The Sacramento front office prioritized development with their current group while attempting to improve on the margins, exhibiting a relatively uncommon amount of patience among teams in the NBA. With another year of camaraderie and coaching from Mike Brown, the Kings are primed for another run to finish in the top four.
The Middle of the Pack
If James Harden (or Jrue Holiday) ends up a member of the Los Angeles Clippers without trading one of Paul George or Kawhi Leonard, their projected will total will surely go up.
Russell Westbrook was a fantastic addition after being bought out by the Utah Jazz, and brining him back for roughly $9 million this season is good value. He was the answer to their point guard woes of the last few years, and a full offseason and regular season should have a strong impact. Their depth takes a hit losing Eric Gordon, but it saved Steve Balmer over $100 million in luxury tax payments.
The NBA cracking down on load management will undoubtedly affect this team greatly, but perhaps will give viewers a better idea of what this team will look like with Westbrook, George and Leonard sharing the court together.
Having Leonard and George healthy is as significant an improvement as it gets, and with them on the court for at least — or more than — 50 games, they’ll remain in the top six of the conference.
Doubling down on the current moment comes with its risks, but the Golden State Warriors pushed concerns to the side when they brought in 38-year-old Chris Paul in exchange for 24-year-old Jordan Poole.
The move addresses the Warriors’ years-long issue of finding offense without Stephen Curry on the floor, but it presents an issue in the starting lineup (in addition to chemistry issues after battling with Paul for years).
Outside of their move for Paul, the Warriors signed Cory Joseph and Dario Saric to veteran’s minimum contracts while losing Donte DiVincenzo to the New York Knicks. As of the last week of September, Golden State has just 13 players signed to their roster.
The Dubs’ five-man combination of Curry-Thompson-Wiggins-Green-Looney had an offensive rating of 128 in 331 minutes player last season, which provides Steve Kerr an argument for having Paul come off the bench for the first time ever.
Paul fits this core better than Poole, and provides the team the creation outside of Curry they’ve craved forever. Outside of their starting lineup conundrum, there’s a lot to like for the Warriors in 2023-24.
The Los Angeles Lakers had a tremendous summer. Retaining the players that brought them to the Western Conference finals last season was at the top of the to-do list, as they agreed to terms with D’Angelo Russell, Austin Reaves, Rui Hachimura and Jarred Vanderbilt.
Their new additions to the team were minimal, yet important. Former Wolf Taurean Prince packed his bags for L.A., a good get for a Lakers squad that ranked 27th in deep-range shooting last season. Gabe Vincent also provides versatility in a backcourt that will miss Dennis Schroder and his tenacious defense.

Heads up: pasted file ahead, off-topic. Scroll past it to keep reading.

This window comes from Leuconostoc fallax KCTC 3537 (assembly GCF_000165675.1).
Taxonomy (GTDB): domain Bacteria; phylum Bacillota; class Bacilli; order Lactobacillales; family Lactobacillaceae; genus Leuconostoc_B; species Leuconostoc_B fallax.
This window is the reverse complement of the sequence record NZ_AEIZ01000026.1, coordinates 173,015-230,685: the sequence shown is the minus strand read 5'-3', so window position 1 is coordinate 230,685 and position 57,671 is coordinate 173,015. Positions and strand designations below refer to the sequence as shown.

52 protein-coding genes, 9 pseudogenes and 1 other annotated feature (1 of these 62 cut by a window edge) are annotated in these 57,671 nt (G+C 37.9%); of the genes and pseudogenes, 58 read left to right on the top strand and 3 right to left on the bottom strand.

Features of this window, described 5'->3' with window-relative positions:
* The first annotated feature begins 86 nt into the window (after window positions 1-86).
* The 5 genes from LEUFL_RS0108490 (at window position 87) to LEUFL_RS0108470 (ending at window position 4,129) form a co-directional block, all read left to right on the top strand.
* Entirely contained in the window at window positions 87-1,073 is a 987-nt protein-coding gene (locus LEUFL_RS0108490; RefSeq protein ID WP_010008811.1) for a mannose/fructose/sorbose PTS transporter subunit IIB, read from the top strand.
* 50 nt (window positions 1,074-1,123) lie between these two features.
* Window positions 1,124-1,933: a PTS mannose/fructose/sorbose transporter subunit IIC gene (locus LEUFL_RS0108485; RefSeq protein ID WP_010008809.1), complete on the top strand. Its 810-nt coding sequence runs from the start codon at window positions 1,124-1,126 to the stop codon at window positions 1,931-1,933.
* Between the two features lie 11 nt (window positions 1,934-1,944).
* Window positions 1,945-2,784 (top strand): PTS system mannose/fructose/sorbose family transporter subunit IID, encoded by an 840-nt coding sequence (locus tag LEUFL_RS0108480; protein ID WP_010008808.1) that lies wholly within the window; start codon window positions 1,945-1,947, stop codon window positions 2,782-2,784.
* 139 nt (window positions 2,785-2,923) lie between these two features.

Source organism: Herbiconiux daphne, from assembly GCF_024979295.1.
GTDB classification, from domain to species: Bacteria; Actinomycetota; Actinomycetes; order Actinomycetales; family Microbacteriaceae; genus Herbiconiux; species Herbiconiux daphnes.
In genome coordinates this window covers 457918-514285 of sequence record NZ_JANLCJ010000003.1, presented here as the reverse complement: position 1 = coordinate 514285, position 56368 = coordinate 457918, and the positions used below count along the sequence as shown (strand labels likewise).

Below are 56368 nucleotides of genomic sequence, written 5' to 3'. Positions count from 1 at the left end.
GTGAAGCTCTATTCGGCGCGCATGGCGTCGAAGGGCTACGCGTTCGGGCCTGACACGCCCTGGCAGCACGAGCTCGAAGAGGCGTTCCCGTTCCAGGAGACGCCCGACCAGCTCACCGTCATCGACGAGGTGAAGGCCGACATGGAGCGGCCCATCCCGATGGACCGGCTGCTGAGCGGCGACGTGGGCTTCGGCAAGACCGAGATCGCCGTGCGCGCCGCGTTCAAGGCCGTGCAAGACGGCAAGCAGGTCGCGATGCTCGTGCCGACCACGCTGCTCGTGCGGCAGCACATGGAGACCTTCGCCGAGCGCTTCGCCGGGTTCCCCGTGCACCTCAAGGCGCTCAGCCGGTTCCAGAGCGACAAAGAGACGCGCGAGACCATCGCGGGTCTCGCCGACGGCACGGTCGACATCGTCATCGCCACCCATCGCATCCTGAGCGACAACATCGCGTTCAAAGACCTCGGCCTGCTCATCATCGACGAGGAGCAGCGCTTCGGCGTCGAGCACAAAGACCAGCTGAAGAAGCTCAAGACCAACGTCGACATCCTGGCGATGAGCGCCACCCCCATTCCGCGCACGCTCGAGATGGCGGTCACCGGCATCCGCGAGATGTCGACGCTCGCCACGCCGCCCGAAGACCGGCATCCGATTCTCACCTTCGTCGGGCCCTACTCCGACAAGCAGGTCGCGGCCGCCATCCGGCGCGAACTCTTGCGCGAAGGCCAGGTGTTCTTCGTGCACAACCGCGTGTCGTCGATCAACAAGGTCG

Re-signing Russell to a two-year, $36 million contract (with a player option on the second year) is great for both sides. With an always-rising salary cap, that’s fair value. Reaves’ new deal was maybe the value of the summer, as a four-year, $54 million deal for the 25-year-old was almost exclusively pinned a huge win for the Lakers. Reaves provides them not only a win-now player, but someone to potentially bridge the gap between the current era and the post-Lebron James era.
Hachimura shined in the postseason, flexing his ability to defend multiple positions and score efficiently. If his production mirrors that of his play in May, that contract will be another fair value.
Like the Kings, the Lakers brought back their key pieces while adding a few nice pieces on the margins. Carrying over their post-deadline team into next season, the expectation is certainly that LA finishes with more wins that last season.
We’ve arrived at the Minnesota Timberwolves. They’re a popular choice for improvement in 2023-24, primarily because of a full offseason to get continue getting acclimated with Rudy Gobert as well as having Karl-Anthony Towns healthy. The Kentucky product missed 52 games last year with a calf strain, and his presence alone, if subtracting nothing else, should tack on a couple more wins.
Bruce Brown’s comments about the Wolves being their toughest out came without having played against Naz Reid and Jaden McDaniels, meaning this team has much more ammunition in 2023-24.
Reid inked a three-year, $42 million deal to remain in Minneapolis, a sigh of relief for Timberwolves fans expecting him to take more money elsewhere. Also signing a new deal was Anthony Edwards — the most important move the team made all summer — to a five-year, $206 million extension. An extension for McDaniels hasn’t happened yet, but surely remains a critical aspect of future planning.
Minnesota brought in Shake Milton and Troy Brown Jr. to bolster the team’s wing depth after losing Jaylen Nowell and Taurean Prince, with Milton providing playmaking and scoring juice and Brown Jr. adding much-needed shooting.